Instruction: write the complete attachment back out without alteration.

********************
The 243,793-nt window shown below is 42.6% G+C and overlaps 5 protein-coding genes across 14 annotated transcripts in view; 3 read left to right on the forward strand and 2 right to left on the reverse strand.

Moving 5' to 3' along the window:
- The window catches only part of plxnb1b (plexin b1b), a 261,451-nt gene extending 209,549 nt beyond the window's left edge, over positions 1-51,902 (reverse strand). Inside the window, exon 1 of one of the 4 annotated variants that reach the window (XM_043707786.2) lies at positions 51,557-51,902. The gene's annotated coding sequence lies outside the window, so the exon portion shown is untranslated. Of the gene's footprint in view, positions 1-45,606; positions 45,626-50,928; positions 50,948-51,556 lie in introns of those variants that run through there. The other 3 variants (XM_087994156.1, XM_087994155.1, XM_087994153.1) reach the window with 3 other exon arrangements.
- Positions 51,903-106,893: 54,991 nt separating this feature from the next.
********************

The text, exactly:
The 243,793-nt window shown below is 42.6% G+C and overlaps 5 protein-coding genes across 14 annotated transcripts in view; 3 read left to right on the forward strand and 2 right to left on the reverse strand.

Moving 5' to 3' along the window:
- The window catches only part of plxnb1b (plexin b1b), a 261,451-nt gene extending 209,549 nt beyond the window's left edge, over positions 1-51,902 (reverse strand). Inside the window, exon 1 of one of the 4 annotated variants that reach the window (XM_043707786.2) lies at positions 51,557-51,902. The gene's annotated coding sequence lies outside the window, so the exon portion shown is untranslated. Of the gene's footprint in view, positions 1-45,606; positions 45,626-50,928; positions 50,948-51,556 lie in introns of those variants that run through there. The other 3 variants (XM_087994156.1, XM_087994155.1, XM_087994153.1) reach the window with 3 other exon arrangements.
- Positions 51,903-106,893: 54,991 nt separating this feature from the next.